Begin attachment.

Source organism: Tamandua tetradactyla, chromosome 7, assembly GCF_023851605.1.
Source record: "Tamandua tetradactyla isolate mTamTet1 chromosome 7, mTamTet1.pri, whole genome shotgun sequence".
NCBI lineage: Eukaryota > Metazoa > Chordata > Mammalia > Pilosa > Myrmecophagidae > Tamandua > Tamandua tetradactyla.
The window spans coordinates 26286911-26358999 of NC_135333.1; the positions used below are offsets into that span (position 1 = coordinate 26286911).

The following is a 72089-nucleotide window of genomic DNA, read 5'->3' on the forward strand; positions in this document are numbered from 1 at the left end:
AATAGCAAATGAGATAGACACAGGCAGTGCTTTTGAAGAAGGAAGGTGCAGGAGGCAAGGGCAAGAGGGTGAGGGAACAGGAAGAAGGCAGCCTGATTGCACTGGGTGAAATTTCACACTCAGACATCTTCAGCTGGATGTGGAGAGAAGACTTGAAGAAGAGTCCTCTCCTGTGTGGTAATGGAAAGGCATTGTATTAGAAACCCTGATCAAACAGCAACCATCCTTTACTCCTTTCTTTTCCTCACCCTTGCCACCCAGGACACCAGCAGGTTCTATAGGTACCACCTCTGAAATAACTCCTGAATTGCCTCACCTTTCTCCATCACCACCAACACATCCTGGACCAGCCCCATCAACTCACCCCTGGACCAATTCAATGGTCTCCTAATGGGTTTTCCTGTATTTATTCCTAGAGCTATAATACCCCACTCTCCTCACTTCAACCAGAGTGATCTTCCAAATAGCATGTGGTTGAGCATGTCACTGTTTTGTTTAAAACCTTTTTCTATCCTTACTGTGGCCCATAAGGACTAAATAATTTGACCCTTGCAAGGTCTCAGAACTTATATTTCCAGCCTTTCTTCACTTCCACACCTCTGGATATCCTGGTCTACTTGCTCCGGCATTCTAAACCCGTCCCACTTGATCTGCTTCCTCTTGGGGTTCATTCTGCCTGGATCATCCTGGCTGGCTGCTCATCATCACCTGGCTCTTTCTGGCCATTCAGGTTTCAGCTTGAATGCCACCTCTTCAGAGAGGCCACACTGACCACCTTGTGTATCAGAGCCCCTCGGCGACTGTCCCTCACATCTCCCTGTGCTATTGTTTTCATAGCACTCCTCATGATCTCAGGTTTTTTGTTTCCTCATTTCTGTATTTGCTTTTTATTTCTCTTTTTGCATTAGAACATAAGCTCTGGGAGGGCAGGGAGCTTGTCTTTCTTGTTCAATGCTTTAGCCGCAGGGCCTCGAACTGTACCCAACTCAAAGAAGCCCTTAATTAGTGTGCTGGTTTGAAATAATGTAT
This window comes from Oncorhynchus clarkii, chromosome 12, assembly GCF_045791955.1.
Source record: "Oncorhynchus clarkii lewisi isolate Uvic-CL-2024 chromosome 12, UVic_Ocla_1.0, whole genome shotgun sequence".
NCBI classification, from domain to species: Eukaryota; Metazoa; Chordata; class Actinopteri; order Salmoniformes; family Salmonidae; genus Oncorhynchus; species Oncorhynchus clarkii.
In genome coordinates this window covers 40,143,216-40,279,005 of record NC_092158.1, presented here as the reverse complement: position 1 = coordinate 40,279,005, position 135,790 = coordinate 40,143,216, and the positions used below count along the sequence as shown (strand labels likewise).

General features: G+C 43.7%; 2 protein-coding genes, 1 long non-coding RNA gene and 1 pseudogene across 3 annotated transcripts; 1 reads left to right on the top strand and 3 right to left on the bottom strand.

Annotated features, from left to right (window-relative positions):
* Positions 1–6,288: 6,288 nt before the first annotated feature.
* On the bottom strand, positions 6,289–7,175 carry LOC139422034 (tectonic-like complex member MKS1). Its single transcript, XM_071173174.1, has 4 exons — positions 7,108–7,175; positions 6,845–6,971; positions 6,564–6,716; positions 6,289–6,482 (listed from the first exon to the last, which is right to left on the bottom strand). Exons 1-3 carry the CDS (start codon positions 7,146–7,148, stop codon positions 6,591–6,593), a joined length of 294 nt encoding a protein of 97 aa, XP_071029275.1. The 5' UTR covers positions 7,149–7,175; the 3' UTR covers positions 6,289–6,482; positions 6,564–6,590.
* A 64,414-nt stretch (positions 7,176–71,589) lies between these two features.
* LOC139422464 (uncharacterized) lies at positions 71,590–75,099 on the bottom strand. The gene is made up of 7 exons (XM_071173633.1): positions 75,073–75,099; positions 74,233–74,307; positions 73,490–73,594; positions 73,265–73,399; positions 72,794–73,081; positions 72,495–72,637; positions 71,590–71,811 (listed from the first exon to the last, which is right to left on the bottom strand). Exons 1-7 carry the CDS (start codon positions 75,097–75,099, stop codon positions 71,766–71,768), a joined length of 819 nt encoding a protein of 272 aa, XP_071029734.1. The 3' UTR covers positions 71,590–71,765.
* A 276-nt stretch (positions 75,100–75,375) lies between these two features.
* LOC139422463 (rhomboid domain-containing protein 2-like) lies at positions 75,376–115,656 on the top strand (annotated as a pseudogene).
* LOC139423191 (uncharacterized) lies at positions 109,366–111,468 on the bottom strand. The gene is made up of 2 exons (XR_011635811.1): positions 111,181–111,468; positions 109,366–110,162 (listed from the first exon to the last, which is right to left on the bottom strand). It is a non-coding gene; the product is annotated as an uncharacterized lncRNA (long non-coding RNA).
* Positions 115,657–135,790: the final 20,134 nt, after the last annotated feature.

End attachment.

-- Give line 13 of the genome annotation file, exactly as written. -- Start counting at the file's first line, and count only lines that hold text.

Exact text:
* Positions 1–6,288: 6,288 nt before the first annotated feature.